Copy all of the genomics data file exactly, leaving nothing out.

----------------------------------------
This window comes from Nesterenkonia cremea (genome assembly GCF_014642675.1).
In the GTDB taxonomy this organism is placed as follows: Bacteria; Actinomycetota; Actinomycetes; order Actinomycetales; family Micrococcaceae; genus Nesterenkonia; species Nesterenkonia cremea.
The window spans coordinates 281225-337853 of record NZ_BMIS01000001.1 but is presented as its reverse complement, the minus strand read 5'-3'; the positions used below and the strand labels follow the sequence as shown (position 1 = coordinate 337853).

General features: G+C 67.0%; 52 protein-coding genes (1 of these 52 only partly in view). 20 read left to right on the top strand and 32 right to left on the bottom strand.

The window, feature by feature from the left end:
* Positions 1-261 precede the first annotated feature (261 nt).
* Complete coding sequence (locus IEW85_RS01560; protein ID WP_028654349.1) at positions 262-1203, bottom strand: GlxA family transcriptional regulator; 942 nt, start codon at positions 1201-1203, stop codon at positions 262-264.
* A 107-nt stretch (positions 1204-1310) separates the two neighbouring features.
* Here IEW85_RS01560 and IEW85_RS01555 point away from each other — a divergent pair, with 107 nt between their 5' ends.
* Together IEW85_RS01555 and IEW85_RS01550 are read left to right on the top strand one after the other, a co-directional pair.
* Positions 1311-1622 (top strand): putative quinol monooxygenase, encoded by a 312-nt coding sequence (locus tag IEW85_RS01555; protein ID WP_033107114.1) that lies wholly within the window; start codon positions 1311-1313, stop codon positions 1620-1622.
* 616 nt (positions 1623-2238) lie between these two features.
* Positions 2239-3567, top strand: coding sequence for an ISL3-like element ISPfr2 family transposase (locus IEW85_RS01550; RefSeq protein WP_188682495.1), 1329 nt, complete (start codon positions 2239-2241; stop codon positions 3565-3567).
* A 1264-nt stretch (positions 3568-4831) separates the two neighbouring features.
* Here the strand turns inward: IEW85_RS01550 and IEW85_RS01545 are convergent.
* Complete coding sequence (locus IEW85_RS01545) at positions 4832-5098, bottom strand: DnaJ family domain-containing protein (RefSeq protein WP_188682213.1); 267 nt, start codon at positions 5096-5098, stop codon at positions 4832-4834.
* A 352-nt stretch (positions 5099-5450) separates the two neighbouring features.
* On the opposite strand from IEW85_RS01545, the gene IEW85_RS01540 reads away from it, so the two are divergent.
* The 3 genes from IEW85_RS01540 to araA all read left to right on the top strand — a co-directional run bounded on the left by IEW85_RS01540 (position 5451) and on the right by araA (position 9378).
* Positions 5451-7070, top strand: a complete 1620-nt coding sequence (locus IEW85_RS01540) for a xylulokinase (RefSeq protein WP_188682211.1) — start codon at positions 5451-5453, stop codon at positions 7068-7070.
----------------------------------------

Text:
This window comes from Nesterenkonia cremea (genome assembly GCF_014642675.1).
In the GTDB taxonomy this organism is placed as follows: Bacteria; Actinomycetota; Actinomycetes; order Actinomycetales; family Micrococcaceae; genus Nesterenkonia; species Nesterenkonia cremea.
The window spans coordinates 281225-337853 of record NZ_BMIS01000001.1 but is presented as its reverse complement, the minus strand read 5'-3'; the positions used below and the strand labels follow the sequence as shown (position 1 = coordinate 337853).

General features: G+C 67.0%; 52 protein-coding genes (1 of these 52 only partly in view). 20 read left to right on the top strand and 32 right to left on the bottom strand.

The window, feature by feature from the left end:
* Positions 1-261 precede the first annotated feature (261 nt).
* Complete coding sequence (locus IEW85_RS01560; protein ID WP_028654349.1) at positions 262-1203, bottom strand: GlxA family transcriptional regulator; 942 nt, start codon at positions 1201-1203, stop codon at positions 262-264.
* A 107-nt stretch (positions 1204-1310) separates the two neighbouring features.
* Here IEW85_RS01560 and IEW85_RS01555 point away from each other — a divergent pair, with 107 nt between their 5' ends.
* Together IEW85_RS01555 and IEW85_RS01550 are read left to right on the top strand one after the other, a co-directional pair.
* Positions 1311-1622 (top strand): putative quinol monooxygenase, encoded by a 312-nt coding sequence (locus tag IEW85_RS01555; protein ID WP_033107114.1) that lies wholly within the window; start codon positions 1311-1313, stop codon positions 1620-1622.
* 616 nt (positions 1623-2238) lie between these two features.
* Positions 2239-3567, top strand: coding sequence for an ISL3-like element ISPfr2 family transposase (locus IEW85_RS01550; RefSeq protein WP_188682495.1), 1329 nt, complete (start codon positions 2239-2241; stop codon positions 3565-3567).
* A 1264-nt stretch (positions 3568-4831) separates the two neighbouring features.
* Here the strand turns inward: IEW85_RS01550 and IEW85_RS01545 are convergent.
* Complete coding sequence (locus IEW85_RS01545) at positions 4832-5098, bottom strand: DnaJ family domain-containing protein (RefSeq protein WP_188682213.1); 267 nt, start codon at positions 5096-5098, stop codon at positions 4832-4834.
* A 352-nt stretch (positions 5099-5450) separates the two neighbouring features.
* On the opposite strand from IEW85_RS01545, the gene IEW85_RS01540 reads away from it, so the two are divergent.
* The 3 genes from IEW85_RS01540 to araA all read left to right on the top strand — a co-directional run bounded on the left by IEW85_RS01540 (position 5451) and on the right by araA (position 9378).
* Positions 5451-7070, top strand: a complete 1620-nt coding sequence (locus IEW85_RS01540) for a xylulokinase (RefSeq protein WP_188682211.1) — start codon at positions 5451-5453, stop codon at positions 7068-7070.